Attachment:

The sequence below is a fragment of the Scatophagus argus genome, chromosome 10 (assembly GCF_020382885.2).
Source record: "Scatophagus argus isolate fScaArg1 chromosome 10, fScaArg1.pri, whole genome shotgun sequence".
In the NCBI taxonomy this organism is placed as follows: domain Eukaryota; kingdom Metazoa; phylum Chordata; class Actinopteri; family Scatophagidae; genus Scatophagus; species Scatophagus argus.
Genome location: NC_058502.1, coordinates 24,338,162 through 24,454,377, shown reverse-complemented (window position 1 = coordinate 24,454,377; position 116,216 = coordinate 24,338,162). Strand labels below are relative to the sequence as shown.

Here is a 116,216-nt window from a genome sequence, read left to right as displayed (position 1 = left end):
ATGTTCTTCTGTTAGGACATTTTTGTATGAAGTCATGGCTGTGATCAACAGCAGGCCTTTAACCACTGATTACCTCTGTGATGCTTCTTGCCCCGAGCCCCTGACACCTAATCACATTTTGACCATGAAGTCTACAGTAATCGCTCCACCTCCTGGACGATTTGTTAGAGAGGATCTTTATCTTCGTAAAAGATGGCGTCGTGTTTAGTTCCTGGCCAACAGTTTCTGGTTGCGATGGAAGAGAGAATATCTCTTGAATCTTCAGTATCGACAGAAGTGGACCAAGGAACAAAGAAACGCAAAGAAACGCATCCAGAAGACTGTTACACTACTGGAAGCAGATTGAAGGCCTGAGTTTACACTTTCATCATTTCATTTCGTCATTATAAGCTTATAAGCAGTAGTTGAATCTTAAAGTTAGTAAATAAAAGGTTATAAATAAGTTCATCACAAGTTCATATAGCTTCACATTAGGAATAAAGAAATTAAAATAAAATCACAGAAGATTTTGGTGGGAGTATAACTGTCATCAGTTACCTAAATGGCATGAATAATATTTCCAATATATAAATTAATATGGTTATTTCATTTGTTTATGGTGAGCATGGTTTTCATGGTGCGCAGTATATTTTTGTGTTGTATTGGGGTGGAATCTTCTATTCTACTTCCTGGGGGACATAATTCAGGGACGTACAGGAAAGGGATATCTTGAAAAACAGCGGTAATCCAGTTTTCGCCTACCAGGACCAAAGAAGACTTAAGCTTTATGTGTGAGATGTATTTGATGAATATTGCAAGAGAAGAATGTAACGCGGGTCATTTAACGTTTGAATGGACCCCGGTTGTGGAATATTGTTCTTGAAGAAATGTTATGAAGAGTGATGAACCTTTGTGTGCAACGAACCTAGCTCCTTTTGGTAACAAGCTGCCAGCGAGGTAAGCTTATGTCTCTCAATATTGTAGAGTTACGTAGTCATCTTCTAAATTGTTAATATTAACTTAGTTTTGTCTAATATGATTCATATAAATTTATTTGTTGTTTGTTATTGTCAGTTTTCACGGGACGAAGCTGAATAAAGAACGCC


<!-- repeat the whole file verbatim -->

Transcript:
The sequence below is a fragment of the Scatophagus argus genome, chromosome 10 (assembly GCF_020382885.2).
Source record: "Scatophagus argus isolate fScaArg1 chromosome 10, fScaArg1.pri, whole genome shotgun sequence".
In the NCBI taxonomy this organism is placed as follows: domain Eukaryota; kingdom Metazoa; phylum Chordata; class Actinopteri; family Scatophagidae; genus Scatophagus; species Scatophagus argus.
Genome location: NC_058502.1, coordinates 24,338,162 through 24,454,377, shown reverse-complemented (window position 1 = coordinate 24,454,377; position 116,216 = coordinate 24,338,162). Strand labels below are relative to the sequence as shown.

Here is a 116,216-nt window from a genome sequence, read left to right as displayed (position 1 = left end):
ATGTTCTTCTGTTAGGACATTTTTGTATGAAGTCATGGCTGTGATCAACAGCAGGCCTTTAACCACTGATTACCTCTGTGATGCTTCTTGCCCCGAGCCCCTGACACCTAATCACATTTTGACCATGAAGTCTACAGTAATCGCTCCACCTCCTGGACGATTTGTTAGAGAGGATCTTTATCTTCGTAAAAGATGGCGTCGTGTTTAGTTCCTGGCCAACAGTTTCTGGTTGCGATGGAAGAGAGAATATCTCTTGAATCTTCAGTATCGACAGAAGTGGACCAAGGAACAAAGAAACGCAAAGAAACGCATCCAGAAGACTGTTACACTACTGGAAGCAGATTGAAGGCCTGAGTTTACACTTTCATCATTTCATTTCGTCATTATAAGCTTATAAGCAGTAGTTGAATCTTAAAGTTAGTAAATAAAAGGTTATAAATAAGTTCATCACAAGTTCATATAGCTTCACATTAGGAATAAAGAAATTAAAATAAAATCACAGAAGATTTTGGTGGGAGTATAACTGTCATCAGTTACCTAAATGGCATGAATAATATTTCCAATATATAAATTAATATGGTTATTTCATTTGTTTATGGTGAGCATGGTTTTCATGGTGCGCAGTATATTTTTGTGTTGTATTGGGGTGGAATCTTCTATTCTACTTCCTGGGGGACATAATTCAGGGACGTACAGGAAAGGGATATCTTGAAAAACAGCGGTAATCCAGTTTTCGCCTACCAGGACCAAAGAAGACTTAAGCTTTATGTGTGAGATGTATTTGATGAATATTGCAAGAGAAGAATGTAACGCGGGTCATTTAACGTTTGAATGGACCCCGGTTGTGGAATATTGTTCTTGAAGAAATGTTATGAAGAGTGATGAACCTTTGTGTGCAACGAACCTAGCTCCTTTTGGTAACAAGCTGCCAGCGAGGTAAGCTTATGTCTCTCAATATTGTAGAGTTACGTAGTCATCTTCTAAATTGTTAATATTAACTTAGTTTTGTCTAATATGATTCATATAAATTTATTTGTTGTTTGTTATTGTCAGTTTTCACGGGACGAAGCTGAATAAAGAACGCC